Temples of Alampur, Telangana

  • By Sudha Raju
  • January 21, 2023
  • Know about the Sangameshwara Temple and Papanasi cluster of temples in Alampur, Telangana.

Alampur is a town in Telangana state of India that has historical and spiritual importance. It was previously in the Mahbubnagar district of Andhra Pradesh and became part of the Gadwal district of Telangana post the bifurcation of the state of Andhra Pradesh. It is on the bank of the River Tungabhadra.

It is primarily a Shaivite pilgrim center with Shaktism also worshipped. Historically, Alampur was under the rule of Shatavahana Ishvakus of Nagarjunakonda, Badami Chalukyas, Rashtrakutas, Kalyani Chalukyas, Kakatiyas, Vijayanagara Empire and Qutb Shahis of Golconda.

Alampur is well known for the Jogulamba Temple. Surrounding the Jogulamba temple are the beautiful Nava Brahma temples. What many people who go there do not know, is that there are two more fantastic temples that are only a five-minute drive from Jogulamba temple. This article is about those two temples.

To read part 1 on Jogulamba and Nava Brahma Temples of Alampur

Sangameshwara Temple

Nandi in a mandapam opposite the steps to the temple.

The Sangameshwara temple was first located at the Sangam of Krishna and Tungabhadra rivers at a village called Kudavalli, 16 km from Alampur.

Though the board mentions that it was built during the time of Vikramaditya I (655-81CE), it is believed to have been built by Pulikeshin. Due to the Srisailam hydro power project, the temple was at risk of submerging, so it has been relocated to the outskirts of Alampur by the Archaeological Survey of India (ASI).

ASI did a fantastic job of replanting the temple, without disturbing the architecture. They took pictures, removed the stones layer by layer and rebuilt it. The interior has twelve carved pillars in and space around the garbagriha for a pradakshina. It has flow of air and light through the latticed windows of the stone walls.

All around the temple, the walls have alcoves filled with sculpture.

Yamuna standing on her vehicle, the turtle. Makaras carved above.

Mahadev slaying asuras. Ganesha beside him.

Though this window design looks like a flower, it is a matsya yantra, 8 fish converged together. Kinnaras above the window.

Windows with makaras above.

All the stone windows have different designs. These latticed windows made enough light and air to pass through to the interior.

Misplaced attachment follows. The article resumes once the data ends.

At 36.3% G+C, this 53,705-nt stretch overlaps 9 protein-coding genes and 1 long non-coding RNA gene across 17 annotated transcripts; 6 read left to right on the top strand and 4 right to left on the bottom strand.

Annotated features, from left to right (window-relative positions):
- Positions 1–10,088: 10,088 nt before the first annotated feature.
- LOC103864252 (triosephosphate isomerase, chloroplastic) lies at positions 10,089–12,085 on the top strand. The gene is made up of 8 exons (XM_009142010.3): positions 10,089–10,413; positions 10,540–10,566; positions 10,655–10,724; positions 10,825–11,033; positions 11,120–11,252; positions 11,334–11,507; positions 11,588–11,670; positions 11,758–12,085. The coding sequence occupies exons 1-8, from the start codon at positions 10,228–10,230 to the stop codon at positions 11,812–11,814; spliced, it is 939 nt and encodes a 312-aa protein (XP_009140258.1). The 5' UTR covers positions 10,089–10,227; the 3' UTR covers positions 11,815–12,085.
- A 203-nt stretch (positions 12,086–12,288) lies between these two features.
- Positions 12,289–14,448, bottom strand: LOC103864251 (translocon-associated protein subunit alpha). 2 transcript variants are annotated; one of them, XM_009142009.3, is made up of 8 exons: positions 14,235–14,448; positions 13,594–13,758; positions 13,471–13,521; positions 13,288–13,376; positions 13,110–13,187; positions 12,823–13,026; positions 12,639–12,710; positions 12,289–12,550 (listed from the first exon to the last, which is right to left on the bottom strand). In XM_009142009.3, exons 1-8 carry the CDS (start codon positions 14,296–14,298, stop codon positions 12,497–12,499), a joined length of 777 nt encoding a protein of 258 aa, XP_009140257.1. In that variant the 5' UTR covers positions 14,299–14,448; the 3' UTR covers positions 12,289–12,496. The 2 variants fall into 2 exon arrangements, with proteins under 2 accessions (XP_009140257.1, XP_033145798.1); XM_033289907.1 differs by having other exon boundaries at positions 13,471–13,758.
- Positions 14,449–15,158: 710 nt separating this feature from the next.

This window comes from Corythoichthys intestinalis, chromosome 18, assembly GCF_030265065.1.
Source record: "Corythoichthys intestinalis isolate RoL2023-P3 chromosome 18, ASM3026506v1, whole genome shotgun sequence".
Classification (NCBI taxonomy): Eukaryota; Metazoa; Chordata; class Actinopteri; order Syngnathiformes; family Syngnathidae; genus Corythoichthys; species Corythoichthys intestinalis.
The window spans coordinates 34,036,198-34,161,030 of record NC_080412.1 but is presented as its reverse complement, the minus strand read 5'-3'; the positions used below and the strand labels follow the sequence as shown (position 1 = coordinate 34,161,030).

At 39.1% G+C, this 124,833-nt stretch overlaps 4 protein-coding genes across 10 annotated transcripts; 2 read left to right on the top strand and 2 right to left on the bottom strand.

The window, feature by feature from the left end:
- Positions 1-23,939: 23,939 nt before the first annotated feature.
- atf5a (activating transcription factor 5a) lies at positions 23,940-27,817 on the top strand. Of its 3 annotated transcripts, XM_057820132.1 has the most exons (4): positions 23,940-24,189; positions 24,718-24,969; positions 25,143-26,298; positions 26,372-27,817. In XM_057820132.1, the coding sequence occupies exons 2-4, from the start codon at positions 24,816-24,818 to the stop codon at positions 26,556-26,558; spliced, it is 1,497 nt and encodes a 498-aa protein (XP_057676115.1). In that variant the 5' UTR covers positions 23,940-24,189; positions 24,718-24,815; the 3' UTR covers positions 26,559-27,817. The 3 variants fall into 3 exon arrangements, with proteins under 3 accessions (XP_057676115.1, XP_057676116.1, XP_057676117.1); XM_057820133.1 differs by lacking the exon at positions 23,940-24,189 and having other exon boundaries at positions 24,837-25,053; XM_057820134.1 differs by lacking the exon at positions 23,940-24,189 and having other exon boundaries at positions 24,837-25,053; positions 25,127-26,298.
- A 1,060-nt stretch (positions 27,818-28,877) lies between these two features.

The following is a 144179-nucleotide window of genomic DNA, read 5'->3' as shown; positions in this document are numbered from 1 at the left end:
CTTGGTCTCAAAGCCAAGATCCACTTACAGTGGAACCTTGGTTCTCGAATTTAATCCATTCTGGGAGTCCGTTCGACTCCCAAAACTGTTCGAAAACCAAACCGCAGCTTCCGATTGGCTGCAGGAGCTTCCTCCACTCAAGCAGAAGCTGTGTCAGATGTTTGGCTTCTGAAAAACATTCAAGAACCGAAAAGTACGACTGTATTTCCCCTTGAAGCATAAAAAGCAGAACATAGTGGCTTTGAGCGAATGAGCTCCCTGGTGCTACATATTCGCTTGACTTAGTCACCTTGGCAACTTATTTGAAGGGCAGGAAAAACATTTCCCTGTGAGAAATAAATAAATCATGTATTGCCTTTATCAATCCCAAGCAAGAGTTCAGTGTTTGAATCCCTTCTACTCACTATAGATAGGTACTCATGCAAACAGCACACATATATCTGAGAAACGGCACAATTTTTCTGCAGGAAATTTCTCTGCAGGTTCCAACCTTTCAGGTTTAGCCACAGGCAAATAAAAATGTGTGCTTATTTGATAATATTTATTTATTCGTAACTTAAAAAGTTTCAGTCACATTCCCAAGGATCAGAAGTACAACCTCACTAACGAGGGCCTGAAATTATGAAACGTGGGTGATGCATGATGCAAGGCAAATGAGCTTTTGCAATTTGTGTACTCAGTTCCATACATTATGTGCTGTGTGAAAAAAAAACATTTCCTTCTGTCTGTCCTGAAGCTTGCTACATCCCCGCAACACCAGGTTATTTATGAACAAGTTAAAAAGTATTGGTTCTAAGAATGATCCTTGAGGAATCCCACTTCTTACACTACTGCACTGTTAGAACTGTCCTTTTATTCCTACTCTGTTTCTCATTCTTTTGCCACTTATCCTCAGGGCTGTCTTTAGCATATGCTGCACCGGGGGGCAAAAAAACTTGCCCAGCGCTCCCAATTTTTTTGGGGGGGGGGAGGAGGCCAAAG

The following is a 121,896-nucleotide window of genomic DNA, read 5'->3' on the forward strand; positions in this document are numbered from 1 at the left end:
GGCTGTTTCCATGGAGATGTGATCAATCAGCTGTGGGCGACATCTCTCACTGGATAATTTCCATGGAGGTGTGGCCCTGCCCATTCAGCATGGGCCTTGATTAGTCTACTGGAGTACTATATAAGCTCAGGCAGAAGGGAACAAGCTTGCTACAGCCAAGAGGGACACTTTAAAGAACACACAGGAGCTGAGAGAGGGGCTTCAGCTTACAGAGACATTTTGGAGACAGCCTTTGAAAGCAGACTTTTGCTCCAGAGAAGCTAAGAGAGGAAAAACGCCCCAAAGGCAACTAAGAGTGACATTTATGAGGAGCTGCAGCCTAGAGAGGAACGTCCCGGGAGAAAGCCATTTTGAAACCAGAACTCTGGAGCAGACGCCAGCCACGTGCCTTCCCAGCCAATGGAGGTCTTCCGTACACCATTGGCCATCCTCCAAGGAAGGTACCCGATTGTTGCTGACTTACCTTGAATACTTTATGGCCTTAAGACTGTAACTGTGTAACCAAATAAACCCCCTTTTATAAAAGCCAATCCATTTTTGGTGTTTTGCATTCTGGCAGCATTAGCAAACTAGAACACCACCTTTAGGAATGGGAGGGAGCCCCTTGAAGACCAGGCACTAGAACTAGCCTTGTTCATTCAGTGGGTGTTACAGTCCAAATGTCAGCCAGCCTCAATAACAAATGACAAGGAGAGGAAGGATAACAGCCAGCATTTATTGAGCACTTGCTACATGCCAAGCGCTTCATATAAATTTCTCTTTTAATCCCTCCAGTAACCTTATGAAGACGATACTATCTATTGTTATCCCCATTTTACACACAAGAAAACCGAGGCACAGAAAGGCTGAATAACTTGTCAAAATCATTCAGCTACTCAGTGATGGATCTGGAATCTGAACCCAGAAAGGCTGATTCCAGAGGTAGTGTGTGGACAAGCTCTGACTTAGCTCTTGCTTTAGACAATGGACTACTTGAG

The temple is on an elevated platform which is richly sculpted all around. The pujari who does the worship of Deva is the descendant of the family of archakas who have been attached to the temple for the past many centuries. They have shifted to Alampur, along with the temple from Kudavalli. The architecture of this temple is similar to the temples of Pattadakal and Aihole which also showcase the splendor of the Badami Chalukyas.

Papanasi cluster of temples

From the Sangameshwara temple, we went to the Papanasi Temple, which is a cluster of 23 temples. The Papanasi Temples were also relocated to avoid damage by the Srisailam hydro power project.

These temples were built between 7th & 11th century CE. Some started at the time of early Chalukyas but completed during the time of Rashtrakutas and later Chalukyas. The site has two main temples with carved pillars, the rest are small temples.

The largest temple is the Papanaseshwara temple. It consists of a pillared mandapa, antarala and garbagriha. The Shiva linga of Papanaseshwara is a 1400 years old markata lingam. It is greenish in colour and shining. After entering the temple, we sat down to hear the sthala puranam from the Panditji. And casually looked up and saw Nataraja with the Asta Dikpalas on the ceiling.


To one side we have Mahishasura mardini in the temple with latticed windows and another side we have Vidya Ganapati and Saptamatrikas.

The Saptamatrikas Brahmani, Vaishnavi, Maheshwari, Indrani, Kaumari, Varahi & Chamundi are the 7 Mother Goddesses.

The temple on the left of the main temple is called Gurulingeshwara. This temple also has a sculpted pillared mandapam and a garbagriha.

The garbagriha is of the same type of reddish stone as the main temple. The Mandapam and pillars have blackish stone and the carvings on these pillars are better preserved. The pillars are beautifully carved with depictions of Samudra manthan, Shiv Parvati kalyanam, Trivikrama and the Ramayana.

This is an entrance to a smaller temple, with Gajalakshmi on the doorway and I think Ganga and Yamuna below.

After doing pranam in all the small temples, we finished the Papanasi Temples visit.

For lunch we stopped at AP tourism, Haritha Hotel which is nearby. If we have a Haritha Hotel or Resort in any tourist destination, we can be assured of decent washrooms, which is an issue during travel in India, especially for women. Sadly there was nothing much to eat.

Though we went to Alampur during December ending, it was pretty hot over there, which we did not expect.

Thus, ended my Alampur visit.

I am blessed to have seen these wonderful temples. Anybody going to Alampur must not miss visiting these beautiful temples.

Author Sudha Raju is a teacher by profession, freelance writer and Author of book Ancient Temples My Travelogue. She is a seeker of knowledge and believes that there is much to learn from our ancient heritage and temples. She utilises her free time travelling to ancient temples and learning more about them. 

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